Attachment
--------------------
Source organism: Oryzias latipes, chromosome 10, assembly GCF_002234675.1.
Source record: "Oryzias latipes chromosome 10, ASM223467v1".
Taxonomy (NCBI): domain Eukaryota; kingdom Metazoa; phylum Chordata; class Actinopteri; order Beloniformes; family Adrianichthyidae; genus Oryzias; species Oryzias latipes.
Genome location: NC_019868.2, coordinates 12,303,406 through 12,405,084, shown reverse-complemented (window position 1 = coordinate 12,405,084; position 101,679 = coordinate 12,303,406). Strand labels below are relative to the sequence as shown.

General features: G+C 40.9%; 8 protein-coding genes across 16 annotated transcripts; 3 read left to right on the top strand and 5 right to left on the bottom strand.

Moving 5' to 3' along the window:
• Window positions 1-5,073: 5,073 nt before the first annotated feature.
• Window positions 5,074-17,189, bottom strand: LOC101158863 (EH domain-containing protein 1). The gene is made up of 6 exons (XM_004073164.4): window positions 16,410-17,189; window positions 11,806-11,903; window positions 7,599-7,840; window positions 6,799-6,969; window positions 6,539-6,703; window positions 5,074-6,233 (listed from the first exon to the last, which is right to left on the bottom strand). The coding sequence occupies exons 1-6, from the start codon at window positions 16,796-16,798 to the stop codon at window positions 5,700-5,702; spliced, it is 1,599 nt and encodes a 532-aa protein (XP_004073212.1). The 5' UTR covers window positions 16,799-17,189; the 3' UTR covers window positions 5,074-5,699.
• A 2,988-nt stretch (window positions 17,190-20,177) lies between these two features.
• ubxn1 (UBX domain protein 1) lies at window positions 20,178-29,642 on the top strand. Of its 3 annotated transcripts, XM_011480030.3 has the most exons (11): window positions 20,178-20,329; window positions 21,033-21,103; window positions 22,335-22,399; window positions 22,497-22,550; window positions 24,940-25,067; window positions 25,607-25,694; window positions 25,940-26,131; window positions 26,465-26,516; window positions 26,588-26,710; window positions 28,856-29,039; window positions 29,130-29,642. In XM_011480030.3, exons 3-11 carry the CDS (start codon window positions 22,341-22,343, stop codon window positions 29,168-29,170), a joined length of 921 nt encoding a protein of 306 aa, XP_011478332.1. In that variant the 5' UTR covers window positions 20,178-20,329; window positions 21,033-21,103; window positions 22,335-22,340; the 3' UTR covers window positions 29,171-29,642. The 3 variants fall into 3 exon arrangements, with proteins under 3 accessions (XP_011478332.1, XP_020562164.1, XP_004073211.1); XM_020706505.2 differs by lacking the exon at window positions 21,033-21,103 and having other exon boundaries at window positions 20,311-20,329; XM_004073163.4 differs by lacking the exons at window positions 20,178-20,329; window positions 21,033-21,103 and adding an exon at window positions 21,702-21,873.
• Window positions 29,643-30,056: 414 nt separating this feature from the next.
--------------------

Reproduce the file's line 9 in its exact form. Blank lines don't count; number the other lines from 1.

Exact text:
• A 2,988-nt stretch (window positions 17,190-20,177) lies between these two features.